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Dorothy Stimson Bullitt, 97; Seattle Broadcasting Pioneer

June 29, 1989|From Times Wire Services

SEATTLE — Dorothy Stimson Bullitt, grande dame of Pacific Northwest television, whose pioneer broadcasting investments helped make her one of the richest women in America, died Tuesday of heart failure at her home here.

The founder of the KING Broadcasting Co. was 97.

Mrs. Bullitt, heir to a real estate fortune, was a leading figure in Seattle's business and cultural life for more than 50 years.

Widowed in 1932, she reared three children alone and took over the Bullitt family business.

In 1947, she founded King Broadcasting, purchased a local AM and FM radio station, KEVR, and changed the call letters to KING, after King County.

Her company today is one of the largest privately held communications firms in the West. The company includes television and radio stations in Spokane, Wash.; Portland, Ore.; San Francisco; Honolulu, and Boise and Twin Falls, Ida., a video cable company and other related enterprises.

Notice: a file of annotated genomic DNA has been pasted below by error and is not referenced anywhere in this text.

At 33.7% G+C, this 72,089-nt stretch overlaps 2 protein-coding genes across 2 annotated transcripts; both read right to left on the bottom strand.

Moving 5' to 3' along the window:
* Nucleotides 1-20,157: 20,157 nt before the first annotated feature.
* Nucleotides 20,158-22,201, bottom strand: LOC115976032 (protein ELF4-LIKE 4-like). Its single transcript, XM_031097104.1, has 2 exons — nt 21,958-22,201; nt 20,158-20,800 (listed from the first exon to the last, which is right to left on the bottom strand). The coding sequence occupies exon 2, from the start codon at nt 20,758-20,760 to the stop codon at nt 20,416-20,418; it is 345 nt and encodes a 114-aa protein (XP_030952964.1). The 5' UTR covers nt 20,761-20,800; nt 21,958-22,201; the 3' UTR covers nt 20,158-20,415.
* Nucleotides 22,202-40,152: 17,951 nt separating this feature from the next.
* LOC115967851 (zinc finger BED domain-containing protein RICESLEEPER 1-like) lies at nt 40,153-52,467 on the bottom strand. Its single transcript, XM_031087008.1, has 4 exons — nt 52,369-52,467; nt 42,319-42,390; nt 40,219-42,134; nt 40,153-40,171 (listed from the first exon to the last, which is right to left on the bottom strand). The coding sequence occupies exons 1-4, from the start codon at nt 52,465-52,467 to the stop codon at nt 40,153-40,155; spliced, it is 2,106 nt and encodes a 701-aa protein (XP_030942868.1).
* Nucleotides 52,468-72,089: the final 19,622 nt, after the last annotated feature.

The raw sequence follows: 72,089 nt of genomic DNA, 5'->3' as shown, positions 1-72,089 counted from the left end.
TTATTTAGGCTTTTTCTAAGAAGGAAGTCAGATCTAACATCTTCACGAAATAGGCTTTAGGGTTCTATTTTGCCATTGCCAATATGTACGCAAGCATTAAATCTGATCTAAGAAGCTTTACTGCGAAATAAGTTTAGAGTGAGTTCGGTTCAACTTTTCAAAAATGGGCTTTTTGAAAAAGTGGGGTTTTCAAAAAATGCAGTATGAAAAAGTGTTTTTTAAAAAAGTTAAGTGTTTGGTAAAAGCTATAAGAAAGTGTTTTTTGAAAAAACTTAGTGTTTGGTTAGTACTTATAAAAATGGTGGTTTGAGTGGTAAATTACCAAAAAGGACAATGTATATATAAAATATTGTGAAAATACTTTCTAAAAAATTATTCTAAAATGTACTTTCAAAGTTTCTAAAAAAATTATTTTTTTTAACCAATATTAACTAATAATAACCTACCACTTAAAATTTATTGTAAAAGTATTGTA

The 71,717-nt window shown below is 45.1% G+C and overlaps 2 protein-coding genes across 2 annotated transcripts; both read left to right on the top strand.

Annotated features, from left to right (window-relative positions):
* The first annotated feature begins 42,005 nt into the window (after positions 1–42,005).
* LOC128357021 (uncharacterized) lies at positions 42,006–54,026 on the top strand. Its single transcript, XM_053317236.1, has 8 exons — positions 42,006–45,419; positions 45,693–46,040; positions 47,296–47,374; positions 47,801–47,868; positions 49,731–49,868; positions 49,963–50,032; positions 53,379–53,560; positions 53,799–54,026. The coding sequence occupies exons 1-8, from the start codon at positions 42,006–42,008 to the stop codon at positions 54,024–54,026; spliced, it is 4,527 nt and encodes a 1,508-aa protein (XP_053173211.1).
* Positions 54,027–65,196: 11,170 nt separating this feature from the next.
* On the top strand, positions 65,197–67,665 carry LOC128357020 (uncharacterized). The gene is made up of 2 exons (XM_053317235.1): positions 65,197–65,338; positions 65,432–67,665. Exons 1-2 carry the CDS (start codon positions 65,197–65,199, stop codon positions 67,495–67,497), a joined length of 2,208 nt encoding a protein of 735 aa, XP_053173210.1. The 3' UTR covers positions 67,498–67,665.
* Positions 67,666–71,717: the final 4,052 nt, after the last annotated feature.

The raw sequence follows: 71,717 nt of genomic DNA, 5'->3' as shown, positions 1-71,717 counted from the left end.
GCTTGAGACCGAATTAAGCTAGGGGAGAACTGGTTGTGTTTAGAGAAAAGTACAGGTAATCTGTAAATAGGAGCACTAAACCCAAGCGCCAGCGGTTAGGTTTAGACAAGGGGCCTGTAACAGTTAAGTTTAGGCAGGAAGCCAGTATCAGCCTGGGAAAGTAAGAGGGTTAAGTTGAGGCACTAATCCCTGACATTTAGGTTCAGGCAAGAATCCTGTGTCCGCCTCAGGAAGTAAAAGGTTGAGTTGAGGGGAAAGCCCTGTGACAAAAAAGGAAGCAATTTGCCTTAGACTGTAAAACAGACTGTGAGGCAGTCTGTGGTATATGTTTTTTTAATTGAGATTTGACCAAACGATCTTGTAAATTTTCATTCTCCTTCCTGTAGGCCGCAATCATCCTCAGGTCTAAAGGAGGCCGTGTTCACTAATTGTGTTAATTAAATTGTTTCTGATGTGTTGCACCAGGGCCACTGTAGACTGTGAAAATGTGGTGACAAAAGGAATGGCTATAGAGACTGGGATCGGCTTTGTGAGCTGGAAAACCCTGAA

Mrs. Bullitt ran the enterprise with fierce independence, vowing never to sell air time to religious organizations. That ban remains in place at KING Television, which she purchased for $375,000 from a Merrill Lynch employee who had built Channel 5 himself and put it on the air on Thanksgiving Day, 1948.

The Federal Communications Commission placed a temporary ban on the establishment of new stations while resolving problems with transmission, giving KING a five-year monopoly as the only television station west of the Mississippi and north of San Francisco. It showed programming from all three networks.

Mrs. Bullitt retired as company president in 1962 but remained honorary chairman of the board.

She served on the boards of the Seattle Art Museum, the University of Washington, Children's Hospital, Pacific University, the Seattle Public Library and the Seattle Symphony.

She also was active in the Democratic Party, helping to nominate Franklin D. Roosevelt for the presidency in 1932.

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